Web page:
Dave O.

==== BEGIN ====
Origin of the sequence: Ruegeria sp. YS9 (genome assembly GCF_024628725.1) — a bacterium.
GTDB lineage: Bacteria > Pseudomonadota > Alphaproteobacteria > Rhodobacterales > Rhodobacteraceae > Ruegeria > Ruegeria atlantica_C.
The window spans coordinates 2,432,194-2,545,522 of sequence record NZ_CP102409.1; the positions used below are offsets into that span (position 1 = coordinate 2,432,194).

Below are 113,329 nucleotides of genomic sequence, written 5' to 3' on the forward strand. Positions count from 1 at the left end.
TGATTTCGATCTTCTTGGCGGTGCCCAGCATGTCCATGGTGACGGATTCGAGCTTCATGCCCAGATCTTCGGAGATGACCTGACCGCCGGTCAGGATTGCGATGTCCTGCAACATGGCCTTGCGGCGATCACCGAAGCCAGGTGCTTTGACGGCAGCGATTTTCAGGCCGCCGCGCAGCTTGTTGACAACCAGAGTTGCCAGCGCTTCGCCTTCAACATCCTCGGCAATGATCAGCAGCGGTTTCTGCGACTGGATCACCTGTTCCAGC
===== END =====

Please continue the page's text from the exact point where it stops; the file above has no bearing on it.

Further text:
Another one of our, “looked forward to” trips, was last Sunday. With Bob K at the wheel nearly a full A Team left Rochdale on a cold spring like morning at 6am heading for World`s End in North Wales. Lots of frost around greeted us in the elevated area and even at the early hour quite a few birders had assembled to witness something very special. It was a Black Grouse lek! Firstly around 5 male birds showing their absolute finery and making lots of bubbling sounds as they went toe to toe with the nearest other male. Then we moved to the main lek in which we estimated around 25 males all having some input to this great spectacle in the bird world! They were later joined by a few females who sat around the edges enjoying the show. You can never tire of watching this unusual activity. Quite a few Raven were flying around and “gronking” sounds were all around at one time. In a small larch copse we saw Crossbill, Siskin & Goldcrest and as the grouse lek ended we had a search for a Great Grey Shrike that was a regular winter visitor to these parts. We stopped along the small road as a few other birders were watching something, it was a very distant Great Grey Shrike. We moved on and found another shrike ourselves about 1/2 mile away, the bird quickly made its exit and was not seen again. We moved into the Conway valley to search for the Hawfinch at Llan Bedr y Cenin, we were not lucky on this occasion but were treated to great views of a few Red Kites that have moved into this beautiful area. With the tide being in, a trip to Morfa Madryn (The Spinnies) was next, but frankly it was a little bit of a let down as nothing new was seen, apart from one of the bringer’s of the spring a singing Chiff Chaff which was very nice. News of Surf & Velvet Scoters near Old Colwyn had us dashing up the coast to try to find them. None of us really knew were we where heading for but we must have found the right spot as there were some other birders present. We asked the question about the Surf Scoters and we got the negative (usual) reply! With a flat sea and the sun behind us we began to search through the ever-moving flock of thousands of Common Scoter. We must have a chance of picking one up of these resplendent American sea ducks. Luckily it was myself that finally found a cracking drake Surf Scoter, we really deserved to find one after many hours of searching in unfavourable conditions didn’t we? It did not end there with up to 6 male Velvet and a further 3 more Surf Scoter being found. A few Fulmar,Brent Geese, Red Throated Divers,Guillemot & Razorbills were also seen, a really excellent haul. A very, almost tame Iceland Gull had been present on the beach at Pensarn for a while now so we called in to see it and take a few pictures, guess what? it had flown off just before we got there! A few Ringed Plovers made up our day in North Wales and the usual traffic problems haunted us on the way home, but it had all been worth it as we all got around 10+ new birds for the year lists. Cracking day out.